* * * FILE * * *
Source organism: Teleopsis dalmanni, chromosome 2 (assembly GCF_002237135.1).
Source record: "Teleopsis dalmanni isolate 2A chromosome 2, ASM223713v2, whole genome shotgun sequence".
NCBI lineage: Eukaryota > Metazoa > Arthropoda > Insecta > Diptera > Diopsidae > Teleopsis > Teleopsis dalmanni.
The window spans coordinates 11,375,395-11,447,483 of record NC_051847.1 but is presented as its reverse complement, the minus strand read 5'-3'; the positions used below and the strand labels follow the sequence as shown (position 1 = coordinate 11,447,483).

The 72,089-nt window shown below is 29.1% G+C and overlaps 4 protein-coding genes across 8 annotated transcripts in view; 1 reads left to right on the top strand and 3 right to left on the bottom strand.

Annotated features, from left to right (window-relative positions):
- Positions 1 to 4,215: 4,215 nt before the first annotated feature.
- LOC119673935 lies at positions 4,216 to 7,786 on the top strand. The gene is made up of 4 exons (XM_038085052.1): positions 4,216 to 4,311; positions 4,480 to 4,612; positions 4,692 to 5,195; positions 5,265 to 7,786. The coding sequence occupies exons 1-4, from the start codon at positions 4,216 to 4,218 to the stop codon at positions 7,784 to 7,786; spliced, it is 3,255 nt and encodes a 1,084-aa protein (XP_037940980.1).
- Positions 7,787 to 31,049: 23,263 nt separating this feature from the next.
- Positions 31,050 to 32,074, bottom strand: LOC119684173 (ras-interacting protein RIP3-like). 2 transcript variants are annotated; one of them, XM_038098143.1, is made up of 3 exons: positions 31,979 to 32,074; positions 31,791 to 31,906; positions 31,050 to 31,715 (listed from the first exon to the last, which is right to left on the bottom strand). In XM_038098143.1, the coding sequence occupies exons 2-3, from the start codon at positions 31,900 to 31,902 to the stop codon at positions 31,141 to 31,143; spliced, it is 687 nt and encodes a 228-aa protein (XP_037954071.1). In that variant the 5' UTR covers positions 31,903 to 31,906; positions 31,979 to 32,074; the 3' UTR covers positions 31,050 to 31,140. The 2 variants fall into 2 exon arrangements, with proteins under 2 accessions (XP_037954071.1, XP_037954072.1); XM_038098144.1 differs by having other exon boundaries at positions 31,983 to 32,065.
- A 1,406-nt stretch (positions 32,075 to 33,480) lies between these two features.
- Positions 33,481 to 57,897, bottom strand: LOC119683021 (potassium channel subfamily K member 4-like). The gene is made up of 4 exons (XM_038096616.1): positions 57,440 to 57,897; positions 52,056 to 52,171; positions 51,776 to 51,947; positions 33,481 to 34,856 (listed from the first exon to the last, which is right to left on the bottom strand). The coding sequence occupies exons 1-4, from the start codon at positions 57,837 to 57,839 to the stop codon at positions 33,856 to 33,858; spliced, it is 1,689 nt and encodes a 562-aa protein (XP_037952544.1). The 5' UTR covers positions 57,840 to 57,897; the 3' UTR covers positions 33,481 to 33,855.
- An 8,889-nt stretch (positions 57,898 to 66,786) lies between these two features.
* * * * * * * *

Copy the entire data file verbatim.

Source organism: Teleopsis dalmanni, chromosome 2 (assembly GCF_002237135.1).
Source record: "Teleopsis dalmanni isolate 2A chromosome 2, ASM223713v2, whole genome shotgun sequence".
NCBI lineage: Eukaryota > Metazoa > Arthropoda > Insecta > Diptera > Diopsidae > Teleopsis > Teleopsis dalmanni.
The window spans coordinates 11,375,395-11,447,483 of record NC_051847.1 but is presented as its reverse complement, the minus strand read 5'-3'; the positions used below and the strand labels follow the sequence as shown (position 1 = coordinate 11,447,483).

The 72,089-nt window shown below is 29.1% G+C and overlaps 4 protein-coding genes across 8 annotated transcripts in view; 1 reads left to right on the top strand and 3 right to left on the bottom strand.

Annotated features, from left to right (window-relative positions):
- Positions 1 to 4,215: 4,215 nt before the first annotated feature.
- LOC119673935 lies at positions 4,216 to 7,786 on the top strand. The gene is made up of 4 exons (XM_038085052.1): positions 4,216 to 4,311; positions 4,480 to 4,612; positions 4,692 to 5,195; positions 5,265 to 7,786. The coding sequence occupies exons 1-4, from the start codon at positions 4,216 to 4,218 to the stop codon at positions 7,784 to 7,786; spliced, it is 3,255 nt and encodes a 1,084-aa protein (XP_037940980.1).
- Positions 7,787 to 31,049: 23,263 nt separating this feature from the next.
- Positions 31,050 to 32,074, bottom strand: LOC119684173 (ras-interacting protein RIP3-like). 2 transcript variants are annotated; one of them, XM_038098143.1, is made up of 3 exons: positions 31,979 to 32,074; positions 31,791 to 31,906; positions 31,050 to 31,715 (listed from the first exon to the last, which is right to left on the bottom strand). In XM_038098143.1, the coding sequence occupies exons 2-3, from the start codon at positions 31,900 to 31,902 to the stop codon at positions 31,141 to 31,143; spliced, it is 687 nt and encodes a 228-aa protein (XP_037954071.1). In that variant the 5' UTR covers positions 31,903 to 31,906; positions 31,979 to 32,074; the 3' UTR covers positions 31,050 to 31,140. The 2 variants fall into 2 exon arrangements, with proteins under 2 accessions (XP_037954071.1, XP_037954072.1); XM_038098144.1 differs by having other exon boundaries at positions 31,983 to 32,065.
- A 1,406-nt stretch (positions 32,075 to 33,480) lies between these two features.
- Positions 33,481 to 57,897, bottom strand: LOC119683021 (potassium channel subfamily K member 4-like). The gene is made up of 4 exons (XM_038096616.1): positions 57,440 to 57,897; positions 52,056 to 52,171; positions 51,776 to 51,947; positions 33,481 to 34,856 (listed from the first exon to the last, which is right to left on the bottom strand). The coding sequence occupies exons 1-4, from the start codon at positions 57,837 to 57,839 to the stop codon at positions 33,856 to 33,858; spliced, it is 1,689 nt and encodes a 562-aa protein (XP_037952544.1). The 5' UTR covers positions 57,840 to 57,897; the 3' UTR covers positions 33,481 to 33,855.
- An 8,889-nt stretch (positions 57,898 to 66,786) lies between these two features.